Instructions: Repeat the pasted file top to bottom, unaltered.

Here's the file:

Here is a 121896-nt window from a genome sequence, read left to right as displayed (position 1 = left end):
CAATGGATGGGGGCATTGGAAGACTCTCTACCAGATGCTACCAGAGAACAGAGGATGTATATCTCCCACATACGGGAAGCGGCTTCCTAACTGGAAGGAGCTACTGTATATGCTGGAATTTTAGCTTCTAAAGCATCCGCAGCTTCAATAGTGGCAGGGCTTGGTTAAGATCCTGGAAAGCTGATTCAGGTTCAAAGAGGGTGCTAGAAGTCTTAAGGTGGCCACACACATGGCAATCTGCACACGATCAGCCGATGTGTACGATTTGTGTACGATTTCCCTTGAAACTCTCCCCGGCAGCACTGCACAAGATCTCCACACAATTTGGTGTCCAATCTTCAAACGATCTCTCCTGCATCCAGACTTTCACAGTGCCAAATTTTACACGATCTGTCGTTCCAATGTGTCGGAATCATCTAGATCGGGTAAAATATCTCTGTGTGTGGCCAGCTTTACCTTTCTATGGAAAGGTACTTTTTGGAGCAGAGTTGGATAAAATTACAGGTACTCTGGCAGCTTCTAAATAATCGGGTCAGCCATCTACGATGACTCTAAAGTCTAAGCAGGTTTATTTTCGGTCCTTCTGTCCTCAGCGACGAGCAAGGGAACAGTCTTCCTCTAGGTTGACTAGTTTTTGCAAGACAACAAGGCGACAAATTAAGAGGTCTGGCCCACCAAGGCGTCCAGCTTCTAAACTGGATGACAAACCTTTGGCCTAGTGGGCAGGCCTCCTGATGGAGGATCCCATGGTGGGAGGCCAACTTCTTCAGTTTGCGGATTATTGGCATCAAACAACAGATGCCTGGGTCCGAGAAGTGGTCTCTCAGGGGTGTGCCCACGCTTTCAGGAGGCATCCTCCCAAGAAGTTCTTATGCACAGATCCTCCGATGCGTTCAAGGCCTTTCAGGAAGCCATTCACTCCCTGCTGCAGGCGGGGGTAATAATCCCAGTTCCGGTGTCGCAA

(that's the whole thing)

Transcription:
Here is a 121896-nt window from a genome sequence, read left to right as displayed (position 1 = left end):
CAATGGATGGGGGCATTGGAAGACTCTCTACCAGATGCTACCAGAGAACAGAGGATGTATATCTCCCACATACGGGAAGCGGCTTCCTAACTGGAAGGAGCTACTGTATATGCTGGAATTTTAGCTTCTAAAGCATCCGCAGCTTCAATAGTGGCAGGGCTTGGTTAAGATCCTGGAAAGCTGATTCAGGTTCAAAGAGGGTGCTAGAAGTCTTAAGGTGGCCACACACATGGCAATCTGCACACGATCAGCCGATGTGTACGATTTGTGTACGATTTCCCTTGAAACTCTCCCCGGCAGCACTGCACAAGATCTCCACACAATTTGGTGTCCAATCTTCAAACGATCTCTCCTGCATCCAGACTTTCACAGTGCCAAATTTTACACGATCTGTCGTTCCAATGTGTCGGAATCATCTAGATCGGGTAAAATATCTCTGTGTGTGGCCAGCTTTACCTTTCTATGGAAAGGTACTTTTTGGAGCAGAGTTGGATAAAATTACAGGTACTCTGGCAGCTTCTAAATAATCGGGTCAGCCATCTACGATGACTCTAAAGTCTAAGCAGGTTTATTTTCGGTCCTTCTGTCCTCAGCGACGAGCAAGGGAACAGTCTTCCTCTAGGTTGACTAGTTTTTGCAAGACAACAAGGCGACAAATTAAGAGGTCTGGCCCACCAAGGCGTCCAGCTTCTAAACTGGATGACAAACCTTTGGCCTAGTGGGCAGGCCTCCTGATGGAGGATCCCATGGTGGGAGGCCAACTTCTTCAGTTTGCGGATTATTGGCATCAAACAACAGATGCCTGGGTCCGAGAAGTGGTCTCTCAGGGGTGTGCCCACGCTTTCAGGAGGCATCCTCCCAAGAAGTTCTTATGCACAGATCCTCCGATGCGTTCAAGGCCTTTCAGGAAGCCATTCACTCCCTGCTGCAGGCGGGGGTAATAATCCCAGTTCCGGTGTCGCAA